Nigeria is an African nation sitting on a vast oil and gas fortune; but in the past its oil and gas industry has sometimes proven controversial and caused international concern. Now the country’s oil minister, Mrs. Diezani-Alison Madueke is pushing steps to revolutionise the industry to the benefit everyone – not least Nigerians themselves.
Nigeria’s recently-unveiled Gas Master Plan (GMP) initiative focuses on the emerging gas based industries such as fertiliser, petrochemicals and methanol, and will result in foreign direct investment of about USD 10 billion between 2012 and 2014. The full implementation of the GMP agenda will result in about USD 25 billion worth of investments in gas processing, transmission and downstream gas utilisation projects.
In terms of employment and wealth creation, the Nigerian government estimates that over 100,000 engineering design and construction-related jobs will be created in the sector from 2012 and beyond and over 500,000 direct and indirect jobs from construction, logistics, hotel and hospitality services, fabrication, banking and agriculture.
President Goodluck Ebele Jonathan’s Nigerian Content Act came into force last year and seeks to keep more of Nigeria’s oil wealth inside the country. Over 80 percent of oil investment in Nigeria has traditionally fled the country in the coffers of international corporations. The Nigerian Content Act aims to reduce this to a more acceptable 50 percent – thereby boosting the economy by USD 10 billion.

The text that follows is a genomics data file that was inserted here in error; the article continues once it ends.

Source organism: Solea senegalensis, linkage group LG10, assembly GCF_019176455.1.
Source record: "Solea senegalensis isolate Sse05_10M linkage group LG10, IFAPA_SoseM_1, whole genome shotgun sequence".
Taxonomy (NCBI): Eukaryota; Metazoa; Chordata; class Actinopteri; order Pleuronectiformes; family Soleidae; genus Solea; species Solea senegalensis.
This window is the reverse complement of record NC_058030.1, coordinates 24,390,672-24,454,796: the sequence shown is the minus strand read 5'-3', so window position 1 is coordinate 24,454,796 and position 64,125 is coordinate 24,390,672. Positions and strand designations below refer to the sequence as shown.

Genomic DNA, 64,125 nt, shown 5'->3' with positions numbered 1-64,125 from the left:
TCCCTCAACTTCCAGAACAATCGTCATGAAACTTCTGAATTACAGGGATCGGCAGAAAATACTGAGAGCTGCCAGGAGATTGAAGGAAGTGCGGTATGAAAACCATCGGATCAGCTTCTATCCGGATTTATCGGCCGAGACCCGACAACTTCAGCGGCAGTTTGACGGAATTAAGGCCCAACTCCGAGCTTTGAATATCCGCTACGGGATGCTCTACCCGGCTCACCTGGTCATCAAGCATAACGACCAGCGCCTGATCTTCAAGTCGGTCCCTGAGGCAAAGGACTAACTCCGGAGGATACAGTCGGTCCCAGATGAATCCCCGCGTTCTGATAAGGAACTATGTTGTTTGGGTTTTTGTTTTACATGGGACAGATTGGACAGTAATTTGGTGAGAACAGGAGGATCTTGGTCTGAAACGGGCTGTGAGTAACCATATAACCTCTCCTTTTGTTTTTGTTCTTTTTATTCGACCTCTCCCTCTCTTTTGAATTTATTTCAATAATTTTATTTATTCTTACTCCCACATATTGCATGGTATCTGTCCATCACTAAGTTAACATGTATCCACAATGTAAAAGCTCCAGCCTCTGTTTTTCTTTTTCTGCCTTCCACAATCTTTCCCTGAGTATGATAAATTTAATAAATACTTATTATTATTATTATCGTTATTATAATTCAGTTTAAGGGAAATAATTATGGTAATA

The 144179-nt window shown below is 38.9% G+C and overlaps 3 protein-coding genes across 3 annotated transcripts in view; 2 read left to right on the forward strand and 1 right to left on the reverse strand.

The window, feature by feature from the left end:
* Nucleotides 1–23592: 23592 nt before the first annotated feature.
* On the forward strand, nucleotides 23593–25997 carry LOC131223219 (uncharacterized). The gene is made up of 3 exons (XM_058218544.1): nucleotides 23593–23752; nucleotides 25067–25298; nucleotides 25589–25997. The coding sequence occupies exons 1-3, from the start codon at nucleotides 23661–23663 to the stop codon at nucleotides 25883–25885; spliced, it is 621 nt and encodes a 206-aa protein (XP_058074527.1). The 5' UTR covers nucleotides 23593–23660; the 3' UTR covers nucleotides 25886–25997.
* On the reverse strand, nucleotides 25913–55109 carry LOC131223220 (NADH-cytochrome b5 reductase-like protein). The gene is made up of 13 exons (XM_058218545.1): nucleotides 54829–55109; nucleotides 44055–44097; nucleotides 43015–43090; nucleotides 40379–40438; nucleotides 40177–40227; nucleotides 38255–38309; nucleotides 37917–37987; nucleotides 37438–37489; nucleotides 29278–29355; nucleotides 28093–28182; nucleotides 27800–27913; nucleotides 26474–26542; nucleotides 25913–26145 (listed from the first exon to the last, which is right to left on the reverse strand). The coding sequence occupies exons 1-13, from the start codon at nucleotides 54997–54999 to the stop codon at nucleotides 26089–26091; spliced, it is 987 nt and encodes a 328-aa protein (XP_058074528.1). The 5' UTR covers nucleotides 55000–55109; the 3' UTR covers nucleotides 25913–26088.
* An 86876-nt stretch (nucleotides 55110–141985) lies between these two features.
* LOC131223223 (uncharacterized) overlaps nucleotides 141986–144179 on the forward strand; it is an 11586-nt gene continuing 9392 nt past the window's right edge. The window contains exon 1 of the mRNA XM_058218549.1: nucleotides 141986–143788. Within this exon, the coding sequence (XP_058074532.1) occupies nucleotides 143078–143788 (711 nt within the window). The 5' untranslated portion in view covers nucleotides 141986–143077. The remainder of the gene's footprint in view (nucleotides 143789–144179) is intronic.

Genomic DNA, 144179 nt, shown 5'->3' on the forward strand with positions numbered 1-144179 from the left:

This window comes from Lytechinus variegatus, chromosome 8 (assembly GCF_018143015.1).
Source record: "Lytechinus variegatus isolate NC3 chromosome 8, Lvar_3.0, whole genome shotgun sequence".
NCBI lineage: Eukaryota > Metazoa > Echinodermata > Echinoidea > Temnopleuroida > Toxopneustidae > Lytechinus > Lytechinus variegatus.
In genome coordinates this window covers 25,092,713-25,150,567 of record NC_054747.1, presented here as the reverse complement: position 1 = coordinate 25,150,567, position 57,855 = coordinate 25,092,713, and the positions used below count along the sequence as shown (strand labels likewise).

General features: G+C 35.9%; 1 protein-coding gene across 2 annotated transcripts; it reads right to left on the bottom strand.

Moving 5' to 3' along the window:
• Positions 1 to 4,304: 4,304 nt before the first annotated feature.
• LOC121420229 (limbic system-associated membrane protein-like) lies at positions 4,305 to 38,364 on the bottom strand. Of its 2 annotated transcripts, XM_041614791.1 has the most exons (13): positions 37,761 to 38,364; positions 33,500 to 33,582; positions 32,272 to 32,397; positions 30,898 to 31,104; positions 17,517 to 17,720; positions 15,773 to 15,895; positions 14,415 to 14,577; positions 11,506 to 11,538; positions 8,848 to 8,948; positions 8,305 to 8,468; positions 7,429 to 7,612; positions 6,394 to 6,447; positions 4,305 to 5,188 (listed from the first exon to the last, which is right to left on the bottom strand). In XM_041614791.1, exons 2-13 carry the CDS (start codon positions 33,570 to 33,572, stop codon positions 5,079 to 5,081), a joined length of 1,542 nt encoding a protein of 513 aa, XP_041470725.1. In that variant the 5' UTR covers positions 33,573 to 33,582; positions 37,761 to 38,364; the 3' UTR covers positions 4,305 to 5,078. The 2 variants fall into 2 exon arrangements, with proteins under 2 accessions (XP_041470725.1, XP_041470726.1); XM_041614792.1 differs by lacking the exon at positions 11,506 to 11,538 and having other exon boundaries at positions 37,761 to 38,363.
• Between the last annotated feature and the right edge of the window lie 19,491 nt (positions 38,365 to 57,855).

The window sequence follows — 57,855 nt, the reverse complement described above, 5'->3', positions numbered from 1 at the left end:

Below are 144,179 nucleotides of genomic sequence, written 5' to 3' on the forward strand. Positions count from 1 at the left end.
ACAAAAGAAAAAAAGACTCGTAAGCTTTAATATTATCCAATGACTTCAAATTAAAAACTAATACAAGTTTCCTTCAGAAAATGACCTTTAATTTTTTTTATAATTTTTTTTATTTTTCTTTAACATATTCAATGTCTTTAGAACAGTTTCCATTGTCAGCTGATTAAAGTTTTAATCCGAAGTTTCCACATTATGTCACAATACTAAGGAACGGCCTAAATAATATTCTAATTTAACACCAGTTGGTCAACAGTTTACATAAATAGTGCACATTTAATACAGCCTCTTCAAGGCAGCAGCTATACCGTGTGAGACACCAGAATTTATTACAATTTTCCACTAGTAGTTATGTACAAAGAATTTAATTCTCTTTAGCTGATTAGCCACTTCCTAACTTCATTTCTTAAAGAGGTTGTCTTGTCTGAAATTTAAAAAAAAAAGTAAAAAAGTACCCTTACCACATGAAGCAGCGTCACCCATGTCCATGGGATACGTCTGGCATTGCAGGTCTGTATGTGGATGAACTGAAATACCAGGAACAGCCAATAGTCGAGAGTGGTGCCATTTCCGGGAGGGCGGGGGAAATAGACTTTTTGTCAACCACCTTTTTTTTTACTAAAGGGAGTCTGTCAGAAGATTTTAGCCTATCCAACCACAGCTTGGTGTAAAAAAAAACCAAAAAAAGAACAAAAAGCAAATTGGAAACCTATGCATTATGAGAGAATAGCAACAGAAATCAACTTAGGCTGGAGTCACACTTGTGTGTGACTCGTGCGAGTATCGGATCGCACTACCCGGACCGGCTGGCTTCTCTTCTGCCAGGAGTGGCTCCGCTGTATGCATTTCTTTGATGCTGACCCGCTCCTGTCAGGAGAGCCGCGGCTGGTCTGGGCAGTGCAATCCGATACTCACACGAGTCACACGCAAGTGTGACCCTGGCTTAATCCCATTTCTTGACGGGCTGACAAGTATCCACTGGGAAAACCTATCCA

Oil and gas minister Mrs. Diezani-Allison Madueke fully supports the President’s act; but emphasises that wealth retention is not best-achieved by regulation alone so the government has also been investing heavily in infrastructure and training. There is already a brand new Welders’ Training Workshop in Kaduna teaching Nigerians welding skills that will meet oil and gas standards. Elsewhere candidates from all parts of Nigeria are being trained in “Human Capacity Development Programmes” to develop a national skills pool in the oil and gas sector. Over 1,000 trainees from the northern part of Nigeria have already passed through the programme.
In the downstream sector, the President has given the go ahead to investors interested in building refineries in Nigeria. Three such refineries will be constructed and are expected to eliminate the need to import petroleum product into Nigeria. Instead Nigeria will become a net exporter of refined products, creating 10,000 jobs in the process.
Meanwhile, the search to expand Nigeria’s extensive oil and gas fields continues and exploration work over 413,000 sq. km is planned – work which will employ trained experts, as well as over 3,000 unemployed young people. The Oil minister Madueke says she is sure significant finds lay ahead, as such high-tech exploration methods have never before been used in Nigeria.
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